Control of the plum fruit moth, Grapholita funebrana Treitschke (Lepidoptera: Tortricidae), has been mainly based on the use of chemical insecticides, which can cause undesirable side eﬀects, leading to a growing interest towards alternative sustainable strategies. The aim of this study was to evaluate the eﬀect of the mating disruption technique on G. funebrana infestation in plum orchards, by comparing the number of male captures in pheromone-baited traps, and evaluating the damage to fruits in plots treated with the pheromone dispersers and in control plots. The study was carried out in 2012 and 2014 in three organic plum orchards, on the cultivars Angeleno, Friar, President and Stanley. To evaluate the pheromone emission curve of the dispensers from the openings to the end of the trials, a chemical analysis was carried out by solid phase micro-extraction followed by gas chromatography, followed by mass spectrometry. In all years and orchards the mean number of males caught in traps placed in the treatment plots was always signiﬁcantly lower than untreated plots. Pheromone emission from the dispensers was highest at the opening, and was still considerable at 54 days of ﬁeld exposure, while it signiﬁcantly decreased after 72 days of ﬁeld exposure. Cultivar was conﬁrmed to be an essential factor in determining the fruit infestation level. Pheromone treatment signiﬁcantly reduced fruit infestation, but not economic damage.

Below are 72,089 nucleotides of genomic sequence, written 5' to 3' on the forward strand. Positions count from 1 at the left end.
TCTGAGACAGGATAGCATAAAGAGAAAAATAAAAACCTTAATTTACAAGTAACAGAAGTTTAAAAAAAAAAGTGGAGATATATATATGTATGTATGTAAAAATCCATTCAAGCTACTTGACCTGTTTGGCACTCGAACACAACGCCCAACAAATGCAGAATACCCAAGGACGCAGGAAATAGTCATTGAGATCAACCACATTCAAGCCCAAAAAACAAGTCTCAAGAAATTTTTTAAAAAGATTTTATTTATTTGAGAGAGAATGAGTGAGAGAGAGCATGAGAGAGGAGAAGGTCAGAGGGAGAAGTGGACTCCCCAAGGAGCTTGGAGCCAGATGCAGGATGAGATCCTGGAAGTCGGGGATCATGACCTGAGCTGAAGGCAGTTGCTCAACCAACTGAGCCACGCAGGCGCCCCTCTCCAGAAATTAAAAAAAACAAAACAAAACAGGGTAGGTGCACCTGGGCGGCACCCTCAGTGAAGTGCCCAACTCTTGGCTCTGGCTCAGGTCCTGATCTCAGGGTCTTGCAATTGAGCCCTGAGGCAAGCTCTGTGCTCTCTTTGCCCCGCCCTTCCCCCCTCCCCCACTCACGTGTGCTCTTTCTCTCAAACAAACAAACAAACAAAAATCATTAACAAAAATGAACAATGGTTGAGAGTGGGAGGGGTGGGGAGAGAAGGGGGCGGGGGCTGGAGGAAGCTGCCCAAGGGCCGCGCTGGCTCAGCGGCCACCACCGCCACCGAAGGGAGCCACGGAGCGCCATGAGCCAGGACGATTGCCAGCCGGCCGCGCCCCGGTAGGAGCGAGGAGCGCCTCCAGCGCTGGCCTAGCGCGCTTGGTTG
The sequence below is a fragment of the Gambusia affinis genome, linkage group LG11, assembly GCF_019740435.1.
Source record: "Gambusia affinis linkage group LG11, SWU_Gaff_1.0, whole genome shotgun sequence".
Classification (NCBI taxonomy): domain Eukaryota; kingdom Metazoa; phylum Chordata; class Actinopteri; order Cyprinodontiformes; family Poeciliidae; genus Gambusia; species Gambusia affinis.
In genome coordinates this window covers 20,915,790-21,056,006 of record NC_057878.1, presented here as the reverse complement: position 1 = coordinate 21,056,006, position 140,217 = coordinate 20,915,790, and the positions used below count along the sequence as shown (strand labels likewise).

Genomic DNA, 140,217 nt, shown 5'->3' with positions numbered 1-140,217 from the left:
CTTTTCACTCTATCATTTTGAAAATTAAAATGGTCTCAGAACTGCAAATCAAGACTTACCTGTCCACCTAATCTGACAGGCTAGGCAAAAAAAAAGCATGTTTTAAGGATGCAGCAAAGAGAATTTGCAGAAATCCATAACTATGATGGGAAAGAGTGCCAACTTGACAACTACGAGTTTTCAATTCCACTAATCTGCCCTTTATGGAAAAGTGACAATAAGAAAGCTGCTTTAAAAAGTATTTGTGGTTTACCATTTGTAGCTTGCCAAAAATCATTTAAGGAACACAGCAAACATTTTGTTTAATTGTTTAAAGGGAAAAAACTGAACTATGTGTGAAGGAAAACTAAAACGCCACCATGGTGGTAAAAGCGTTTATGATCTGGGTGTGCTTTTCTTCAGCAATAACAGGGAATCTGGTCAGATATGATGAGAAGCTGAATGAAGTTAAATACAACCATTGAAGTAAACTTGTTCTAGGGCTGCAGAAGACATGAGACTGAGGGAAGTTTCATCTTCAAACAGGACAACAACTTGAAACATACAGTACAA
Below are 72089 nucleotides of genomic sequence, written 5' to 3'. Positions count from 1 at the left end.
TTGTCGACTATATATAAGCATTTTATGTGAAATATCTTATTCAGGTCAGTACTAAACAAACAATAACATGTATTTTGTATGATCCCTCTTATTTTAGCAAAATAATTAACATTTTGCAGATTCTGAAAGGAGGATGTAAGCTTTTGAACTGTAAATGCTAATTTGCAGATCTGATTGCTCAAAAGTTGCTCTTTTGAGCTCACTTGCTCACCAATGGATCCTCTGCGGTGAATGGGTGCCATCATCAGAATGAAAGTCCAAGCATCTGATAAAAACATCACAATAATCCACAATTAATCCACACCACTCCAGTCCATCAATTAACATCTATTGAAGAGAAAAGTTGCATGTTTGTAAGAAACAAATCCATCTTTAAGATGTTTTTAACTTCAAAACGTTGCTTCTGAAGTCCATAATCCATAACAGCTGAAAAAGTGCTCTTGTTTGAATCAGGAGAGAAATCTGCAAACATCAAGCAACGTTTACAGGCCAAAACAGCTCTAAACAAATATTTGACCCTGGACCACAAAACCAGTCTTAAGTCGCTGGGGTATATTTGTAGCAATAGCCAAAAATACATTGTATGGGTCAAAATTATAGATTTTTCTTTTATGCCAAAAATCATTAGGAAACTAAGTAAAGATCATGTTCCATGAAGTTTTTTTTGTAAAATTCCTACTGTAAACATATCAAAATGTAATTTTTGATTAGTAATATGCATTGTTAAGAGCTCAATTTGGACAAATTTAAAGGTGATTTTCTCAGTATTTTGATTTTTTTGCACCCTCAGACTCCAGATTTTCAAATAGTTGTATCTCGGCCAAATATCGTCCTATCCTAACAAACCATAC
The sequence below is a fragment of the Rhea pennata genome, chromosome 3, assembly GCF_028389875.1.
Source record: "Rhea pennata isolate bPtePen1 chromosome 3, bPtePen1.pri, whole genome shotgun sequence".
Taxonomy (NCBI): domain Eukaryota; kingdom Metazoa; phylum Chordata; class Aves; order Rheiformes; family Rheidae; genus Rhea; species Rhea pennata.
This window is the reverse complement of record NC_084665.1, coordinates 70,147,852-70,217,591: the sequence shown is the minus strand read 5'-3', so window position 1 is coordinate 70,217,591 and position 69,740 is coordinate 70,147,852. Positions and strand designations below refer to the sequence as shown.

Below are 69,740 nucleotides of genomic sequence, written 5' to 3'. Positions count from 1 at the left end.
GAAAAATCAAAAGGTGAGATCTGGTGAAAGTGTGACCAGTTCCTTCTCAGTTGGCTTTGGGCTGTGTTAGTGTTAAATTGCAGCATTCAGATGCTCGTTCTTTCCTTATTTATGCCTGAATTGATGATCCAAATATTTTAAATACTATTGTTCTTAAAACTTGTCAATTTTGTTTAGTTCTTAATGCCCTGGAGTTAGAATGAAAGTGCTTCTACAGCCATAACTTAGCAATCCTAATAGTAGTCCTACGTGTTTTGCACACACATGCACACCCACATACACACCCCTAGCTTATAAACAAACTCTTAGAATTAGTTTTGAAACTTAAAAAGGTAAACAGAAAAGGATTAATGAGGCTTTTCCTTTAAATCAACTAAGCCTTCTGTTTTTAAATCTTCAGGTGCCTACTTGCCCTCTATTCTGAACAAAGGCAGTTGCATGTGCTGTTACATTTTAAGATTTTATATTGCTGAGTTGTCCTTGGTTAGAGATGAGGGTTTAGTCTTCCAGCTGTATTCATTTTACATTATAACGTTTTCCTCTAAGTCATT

|Number of pages||14|
|Publication status||Published - 2020|
All Science Journal Classification (ASJC) codes
- Insect Science